Atlantia, ACS complete 16.5 billion euro acquisition of Spain's Abertis

MILAN (Reuters) - Italy's Atlantia ATL.MI and Spain's ACS ACS.MC said on Monday they had completed a 16.5 billion euro ($19 billion)acquisition of Abertis, in the last step of a long-running effort to build the world's largest toll-road group.

A logo of the Atlantia Group is seen outside their headquarters in Rome, Italy August 31, 2018. REUTERS/Alessandro Bianchi

The announcement comes few days after the death of Gilberto Benetton, a prominent member of the Italian family that controls Atlantia and a strong supporter of the acquisition.

It also follows the collapse in August of a motorway bridge operated by Atlantia’s unit Autostrade per l’Italia, a disaster that exposed Atlantia to harsh criticism by the Italian government and risked jeopardizing the deal.

The Italian infrastructure group said in a statement it had indirectly acquired 50 percent plus one share of Abertis.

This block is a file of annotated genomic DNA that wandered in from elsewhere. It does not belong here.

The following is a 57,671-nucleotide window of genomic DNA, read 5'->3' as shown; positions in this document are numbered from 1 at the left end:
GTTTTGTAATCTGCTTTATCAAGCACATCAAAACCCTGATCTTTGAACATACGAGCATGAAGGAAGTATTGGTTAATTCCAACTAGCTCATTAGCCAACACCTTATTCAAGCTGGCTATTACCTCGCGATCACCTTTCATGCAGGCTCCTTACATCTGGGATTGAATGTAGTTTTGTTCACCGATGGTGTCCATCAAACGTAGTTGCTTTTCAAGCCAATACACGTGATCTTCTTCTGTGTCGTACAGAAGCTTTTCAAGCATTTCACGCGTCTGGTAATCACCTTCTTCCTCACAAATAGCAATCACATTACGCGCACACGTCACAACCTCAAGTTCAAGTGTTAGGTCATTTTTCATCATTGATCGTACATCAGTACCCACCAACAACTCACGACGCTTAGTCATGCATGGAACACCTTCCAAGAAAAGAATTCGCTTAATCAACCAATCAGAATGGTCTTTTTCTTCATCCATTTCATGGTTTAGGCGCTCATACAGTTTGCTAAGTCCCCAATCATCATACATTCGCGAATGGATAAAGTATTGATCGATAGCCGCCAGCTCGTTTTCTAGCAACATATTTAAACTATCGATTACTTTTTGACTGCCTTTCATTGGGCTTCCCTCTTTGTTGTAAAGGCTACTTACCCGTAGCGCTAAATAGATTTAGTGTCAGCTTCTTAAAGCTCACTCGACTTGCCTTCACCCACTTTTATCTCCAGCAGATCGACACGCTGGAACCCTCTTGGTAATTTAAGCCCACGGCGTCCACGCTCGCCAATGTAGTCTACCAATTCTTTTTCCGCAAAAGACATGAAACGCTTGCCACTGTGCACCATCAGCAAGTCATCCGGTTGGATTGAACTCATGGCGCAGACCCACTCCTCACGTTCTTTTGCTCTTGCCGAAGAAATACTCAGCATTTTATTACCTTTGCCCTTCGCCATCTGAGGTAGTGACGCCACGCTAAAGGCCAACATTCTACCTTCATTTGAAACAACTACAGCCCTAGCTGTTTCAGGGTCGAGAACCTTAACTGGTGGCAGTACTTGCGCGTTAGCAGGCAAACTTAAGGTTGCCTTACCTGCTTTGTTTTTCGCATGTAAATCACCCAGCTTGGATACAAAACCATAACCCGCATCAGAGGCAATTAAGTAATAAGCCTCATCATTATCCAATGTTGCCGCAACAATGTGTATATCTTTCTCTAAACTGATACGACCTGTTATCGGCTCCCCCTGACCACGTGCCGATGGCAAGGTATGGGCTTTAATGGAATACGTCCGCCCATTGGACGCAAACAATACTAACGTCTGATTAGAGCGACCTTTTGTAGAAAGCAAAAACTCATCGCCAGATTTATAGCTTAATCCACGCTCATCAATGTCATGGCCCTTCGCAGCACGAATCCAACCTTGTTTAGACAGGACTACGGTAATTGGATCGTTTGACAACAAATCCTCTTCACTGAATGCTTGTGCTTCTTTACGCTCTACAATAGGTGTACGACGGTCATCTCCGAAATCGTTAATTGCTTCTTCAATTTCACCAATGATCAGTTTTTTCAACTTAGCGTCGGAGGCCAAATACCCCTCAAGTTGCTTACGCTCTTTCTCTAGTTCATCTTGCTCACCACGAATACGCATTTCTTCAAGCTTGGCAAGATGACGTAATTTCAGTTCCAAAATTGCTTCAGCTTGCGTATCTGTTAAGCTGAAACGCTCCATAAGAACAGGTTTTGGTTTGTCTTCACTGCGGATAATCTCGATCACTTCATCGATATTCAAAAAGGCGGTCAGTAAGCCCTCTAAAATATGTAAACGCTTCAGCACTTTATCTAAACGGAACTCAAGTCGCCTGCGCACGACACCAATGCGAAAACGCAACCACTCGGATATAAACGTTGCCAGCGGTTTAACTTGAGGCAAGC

Spanish builder ACS takes a stake of 30 percent in the Spanish motorway group, with ACS's German unit Hochtief HOTG.DE holding 20 percent less one share in it.

Under the same deal, Atlantia has also bought 23.9 percent of Hochtief at a price of 143.04 euros per share, for a total consideration of 2.4 billion euros.

Shares in Atlantia were up more than 2.3 percent after the announcement, in line with a similar rise in Italy's bluechip index .FTMIB.


Atlantia announced its intention to buy Abertis in May 2017 but a competing bid by ACS emerged some months later, locking the two companies in a bid war.

An agreement sealed last March between Italy’s Benetton family and Real Madrid soccer club Chairman Florentino Perez, who heads ACS, created the basis for a joint bid.

The shares in Abertis will be held via investment vehicles Abertis HoldCo and Abertis Partecipaciones.

The 16.5 billion euros jointly invested in the transaction includes an equity injection of 6.9 billion euros in Abertis HoldCo.

The financing package for the deal includes a 3 billion euro amortizing term loan, a 4.7 billion euro bridge-to-bond facility and a 2.2 billion bridge-to-disposal facility.

Lazard LAZ.N and JP Morgan advised ACS and Hochtief on the deal while Credit Suisse, Mediobanca MDBI.MI and Santander SAN.MC worked for Atlantia.

Reporting by Francesca Landini; Editing by Giulia Segreti and Edmund Blair